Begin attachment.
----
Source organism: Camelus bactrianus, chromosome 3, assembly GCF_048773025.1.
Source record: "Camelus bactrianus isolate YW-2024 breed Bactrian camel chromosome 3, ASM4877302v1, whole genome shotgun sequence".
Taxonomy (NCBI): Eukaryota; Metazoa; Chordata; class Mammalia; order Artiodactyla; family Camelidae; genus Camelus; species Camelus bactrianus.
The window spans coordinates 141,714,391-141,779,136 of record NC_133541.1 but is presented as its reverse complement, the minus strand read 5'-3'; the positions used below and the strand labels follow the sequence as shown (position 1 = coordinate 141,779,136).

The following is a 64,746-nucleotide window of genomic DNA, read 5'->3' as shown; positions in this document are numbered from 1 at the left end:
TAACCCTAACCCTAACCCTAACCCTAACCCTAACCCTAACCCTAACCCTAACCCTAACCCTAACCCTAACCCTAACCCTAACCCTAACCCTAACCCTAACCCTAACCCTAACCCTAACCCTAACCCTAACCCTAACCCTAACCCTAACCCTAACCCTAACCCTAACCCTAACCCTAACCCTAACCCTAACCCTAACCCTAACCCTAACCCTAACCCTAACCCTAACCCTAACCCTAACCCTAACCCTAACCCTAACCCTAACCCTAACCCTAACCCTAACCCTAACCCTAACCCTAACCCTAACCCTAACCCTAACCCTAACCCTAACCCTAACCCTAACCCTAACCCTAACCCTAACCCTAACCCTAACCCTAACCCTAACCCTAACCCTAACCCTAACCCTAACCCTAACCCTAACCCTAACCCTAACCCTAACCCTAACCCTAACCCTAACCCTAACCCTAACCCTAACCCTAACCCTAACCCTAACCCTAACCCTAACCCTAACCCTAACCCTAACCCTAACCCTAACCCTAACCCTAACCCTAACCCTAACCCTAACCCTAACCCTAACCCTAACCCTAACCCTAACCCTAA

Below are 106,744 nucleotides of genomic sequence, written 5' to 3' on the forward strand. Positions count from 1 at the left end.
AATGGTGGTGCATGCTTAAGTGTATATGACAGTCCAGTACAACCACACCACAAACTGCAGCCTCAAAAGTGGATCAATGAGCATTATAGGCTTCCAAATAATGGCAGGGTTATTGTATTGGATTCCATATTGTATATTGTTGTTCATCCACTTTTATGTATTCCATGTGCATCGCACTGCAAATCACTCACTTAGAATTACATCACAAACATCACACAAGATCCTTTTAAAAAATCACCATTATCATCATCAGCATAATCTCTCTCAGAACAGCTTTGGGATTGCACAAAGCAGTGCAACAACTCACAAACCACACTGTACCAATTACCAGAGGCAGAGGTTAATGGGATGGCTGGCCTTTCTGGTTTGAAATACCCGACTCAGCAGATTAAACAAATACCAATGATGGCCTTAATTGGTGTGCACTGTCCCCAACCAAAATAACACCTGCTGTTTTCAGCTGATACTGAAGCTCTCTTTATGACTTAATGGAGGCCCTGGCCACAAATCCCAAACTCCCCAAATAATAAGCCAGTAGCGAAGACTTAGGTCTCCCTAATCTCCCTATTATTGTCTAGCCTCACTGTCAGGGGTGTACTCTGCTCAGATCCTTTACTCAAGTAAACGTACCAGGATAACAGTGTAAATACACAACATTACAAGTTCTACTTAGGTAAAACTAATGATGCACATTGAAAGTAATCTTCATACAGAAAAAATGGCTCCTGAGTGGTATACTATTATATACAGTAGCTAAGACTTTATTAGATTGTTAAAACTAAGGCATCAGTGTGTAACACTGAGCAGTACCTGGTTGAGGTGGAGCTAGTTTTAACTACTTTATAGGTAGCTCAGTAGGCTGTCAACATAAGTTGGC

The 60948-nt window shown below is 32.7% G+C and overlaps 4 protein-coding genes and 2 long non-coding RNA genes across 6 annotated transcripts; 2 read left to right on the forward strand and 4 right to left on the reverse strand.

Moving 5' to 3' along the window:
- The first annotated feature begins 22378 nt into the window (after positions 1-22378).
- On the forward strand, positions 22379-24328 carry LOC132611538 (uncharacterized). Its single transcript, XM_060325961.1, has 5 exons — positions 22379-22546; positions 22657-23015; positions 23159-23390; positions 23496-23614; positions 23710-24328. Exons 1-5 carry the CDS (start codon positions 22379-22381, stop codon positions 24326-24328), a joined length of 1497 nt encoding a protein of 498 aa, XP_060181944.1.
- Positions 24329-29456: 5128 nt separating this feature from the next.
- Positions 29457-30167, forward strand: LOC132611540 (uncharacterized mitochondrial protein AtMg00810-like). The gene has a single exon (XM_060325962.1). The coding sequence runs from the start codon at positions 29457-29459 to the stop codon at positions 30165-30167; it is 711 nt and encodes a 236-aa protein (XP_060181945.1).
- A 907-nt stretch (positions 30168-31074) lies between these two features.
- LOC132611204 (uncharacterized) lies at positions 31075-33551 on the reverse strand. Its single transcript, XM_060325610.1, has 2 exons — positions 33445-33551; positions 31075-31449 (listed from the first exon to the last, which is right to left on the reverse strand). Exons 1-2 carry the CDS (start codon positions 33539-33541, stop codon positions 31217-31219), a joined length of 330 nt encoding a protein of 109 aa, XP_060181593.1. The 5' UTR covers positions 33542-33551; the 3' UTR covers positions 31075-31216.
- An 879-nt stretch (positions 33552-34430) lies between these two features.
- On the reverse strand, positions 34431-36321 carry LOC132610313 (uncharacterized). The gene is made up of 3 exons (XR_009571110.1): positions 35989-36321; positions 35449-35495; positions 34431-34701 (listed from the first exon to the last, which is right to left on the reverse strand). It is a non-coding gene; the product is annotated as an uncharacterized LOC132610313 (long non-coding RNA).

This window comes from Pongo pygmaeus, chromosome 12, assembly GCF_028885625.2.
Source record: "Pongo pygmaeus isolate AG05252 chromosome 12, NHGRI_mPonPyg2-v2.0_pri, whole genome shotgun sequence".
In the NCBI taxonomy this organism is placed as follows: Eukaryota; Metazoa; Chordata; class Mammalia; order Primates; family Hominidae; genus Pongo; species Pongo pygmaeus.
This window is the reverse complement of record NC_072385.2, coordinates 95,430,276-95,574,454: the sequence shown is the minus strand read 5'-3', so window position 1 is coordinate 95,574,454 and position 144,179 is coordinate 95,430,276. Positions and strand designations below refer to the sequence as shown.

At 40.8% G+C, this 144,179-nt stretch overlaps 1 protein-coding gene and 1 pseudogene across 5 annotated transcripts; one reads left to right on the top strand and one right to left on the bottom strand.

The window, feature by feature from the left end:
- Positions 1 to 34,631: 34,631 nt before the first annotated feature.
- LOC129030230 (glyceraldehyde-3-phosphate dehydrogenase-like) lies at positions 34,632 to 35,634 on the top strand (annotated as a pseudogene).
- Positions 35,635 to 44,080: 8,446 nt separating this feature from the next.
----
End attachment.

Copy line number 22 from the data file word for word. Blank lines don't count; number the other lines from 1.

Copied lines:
This window is the reverse complement of record NC_072385.2, coordinates 95,430,276-95,574,454: the sequence shown is the minus strand read 5'-3', so window position 1 is coordinate 95,574,454 and position 144,179 is coordinate 95,430,276. Positions and strand designations below refer to the sequence as shown.